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An excerpt from www.HouseOfNames.com archives copyright 2000 - 2014

Where did the Scottish Dees family come from? What is the Scottish Dees family crest and coat of arms? When did the Dees family first arrive in the United States? Where did the various branches of the family go? What is the Dees family history?

An ancient Pictish-Scottish family was the first to use the name Dees. It is a name for someone who lived in Angus (in the modern region of Tayside), and claim descent from Gaelic MacDhai, son of David.

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During the Middle Ages, there was no basic set of rules and scribes wrote according to sound. The correct spelling of Scottish names were further compromised after many haphazard translations from Gaelic to English and back. Spelling variations of the name Dees include Deas, Dease, Deasey, Deasy, Dais, Daes, Deasson, Deason, Dasone and many more.

First found in Angus (Gaelic: Aonghas), part of the Tayside region of northeastern Scotland, and present day Council Area of Angus, formerly known as Forfar or Forfarshire, where they were descended from the Gaelic MacDhai, son of David. From the 13th century onward the name was anglicized MacDavid, Davidson, Deasson and Deas. The branches using Deas and Deasson settled in Angus and in Banffshire at the end of the fifteenth century.


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This web page shows only a small excerpt of our Dees research. Another 127 words(9 lines of text) covering the years 1611, 1627, 1638, 1677, 1683, and 1804 are included under the topic Early Dees History in all our PDF Extended History products.

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More information is included under the topic Early Dees Notables in all our PDF Extended History products.

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Some of the Dees family moved to Ireland, but this topic is not covered in this excerpt. Another 96 words(7 lines of text) about their life in Ireland is included in all our PDF Extended History products.

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Scots left their country by the thousands to travel to Australia and North America. Desperate for freedom and an opportunity to fend for themselves, many paid huge fees and suffered under terrible conditions on long voyages. Still, for those who made the trip, freedom and opportunity awaited. In North America, many fought their old English oppressors in the American War of Independence. In recent years, Scottish heritage has been an increasingly important topic, as Clan societies and other organizations have renewed people's interest in their history. An examination of passenger and immigration lists shows many early settlers bearing the name of Dees:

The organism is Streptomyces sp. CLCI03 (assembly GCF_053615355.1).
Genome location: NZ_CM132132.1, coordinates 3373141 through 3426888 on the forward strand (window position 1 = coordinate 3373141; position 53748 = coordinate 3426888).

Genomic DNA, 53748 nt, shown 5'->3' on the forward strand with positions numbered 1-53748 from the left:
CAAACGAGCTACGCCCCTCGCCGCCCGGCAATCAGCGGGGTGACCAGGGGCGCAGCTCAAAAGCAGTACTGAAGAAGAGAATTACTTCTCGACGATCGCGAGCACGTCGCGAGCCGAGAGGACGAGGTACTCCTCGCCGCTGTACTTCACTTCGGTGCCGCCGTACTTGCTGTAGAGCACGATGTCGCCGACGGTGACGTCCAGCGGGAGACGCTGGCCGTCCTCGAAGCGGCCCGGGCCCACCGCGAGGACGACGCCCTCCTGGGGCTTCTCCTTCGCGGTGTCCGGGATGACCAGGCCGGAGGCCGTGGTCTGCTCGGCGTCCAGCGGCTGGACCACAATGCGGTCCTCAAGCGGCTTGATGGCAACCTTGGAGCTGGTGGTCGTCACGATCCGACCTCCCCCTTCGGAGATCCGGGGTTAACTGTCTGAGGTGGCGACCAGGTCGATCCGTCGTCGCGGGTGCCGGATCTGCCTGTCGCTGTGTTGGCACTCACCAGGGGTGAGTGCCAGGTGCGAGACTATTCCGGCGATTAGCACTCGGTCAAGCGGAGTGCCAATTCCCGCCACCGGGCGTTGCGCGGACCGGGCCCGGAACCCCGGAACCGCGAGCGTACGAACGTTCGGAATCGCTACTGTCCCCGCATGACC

Dees Settlers in the United States in the 17th Century


  • Emanl Dees, who landed in Virginia in 1696

Dees Settlers in the United States in the 19th Century


  • Patrick Dees, who arrived in Allegany (Allegheny) County, Pennsylvania in 1875

Dees Settlers in the United States in the 20th Century


  • William J. Dees, aged 23, who settled in America from Harttspool, England, in 1913
  • John Dees, aged 53, who emigrated to the United States from Cardiff, Wales, in 1917
  • Michel Dees, aged 22, who landed in America from Paris, France, in 1919
  • William James Dees, aged 30, who landed in America from W. Hartlepool, England, in 1920
  • H. H. Dees, aged 31, who landed in America, in 1921

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  • Morris Seligman Dees Jr. (b. 1936), American co-founder and chief trial counsel for the Southern Poverty Law Center (SPLC)
  • Anthony "Tony" Michael Dees (b. 1963), American Olympic hurdler
  • Archie William Dees (b. 1936), American former professional NBA basketball player
  • James Parker Dees (1915-1990), American founder and first bishop of the Anglican Orthodox Church and the Orthodox Anglican Communion
  • Robert Leslie Dees (b. 1997), American NFL football defensive tackle
  • Mary Ella Dees (1911-2004), American stage and screen actress
  • William J. Dees, English boxer, winner of the Amateur Boxing Association of England's Middleweight Championship (1897)


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  1. Leeson, Francis L. Dictionary of British Peerages. Baltimore: Genealogical Publishing, 1986. Print. (ISBN 0-8063-1121-5).
  2. Chadwick, Nora Kershaw and J.X.W.P Corcoran. The Celts. London: Penguin, 1970. Print. (ISBN 0140212116).
  3. Holt, J.C. Ed. Domesday Studies. Woodbridge: Boydell, 1987. Print. (ISBN 0-85115-477-8).
  4. Hanks, Patricia and Flavia Hodges. A Dictionary of Surnames. Oxford: Oxford University Press, 1988. Print. (ISBN 0-19-211592-8).
  5. Martine, Roddy, Roderick Martine and Don Pottinger. Scottish Clan and Family Names Their Arms, Origins and Tartans. Edinburgh: Mainstream, 1992. Print.
  6. Dorward, David. Scottish Surnames. Glasgow: Harper Collins, 1995. Print.
  7. Barrow, G.W.S Ed. Acts of Malcom IV 1153-65 Volume I Regesta Regum Scottorum 1153-1424. Edinburgh: Edinburgh University Press, 1960. Print.
  8. Scarlett, James D. Tartan The Highland Textile. London: Shepheard-Walwyn, 1990. Print. (ISBN 0-85683-120-4).
  9. Bolton, Charles Knowles. Bolton's American Armory. Baltimore: Heraldic Book Company, 1964. Print.
  10. Crozier, William Armstrong Edition. Crozier's General Armory A Registry of American Families Entitled to Coat Armor. New York: Fox, Duffield, 1904. Print.
  11. ...

The Dees Family Crest was acquired from the Houseofnames.com archives. The Dees Family Crest was drawn according to heraldic standards based on published blazons. We generally include the oldest published family crest once associated with each surname.

This page was last modified on 8 September 2014 at 14:05.

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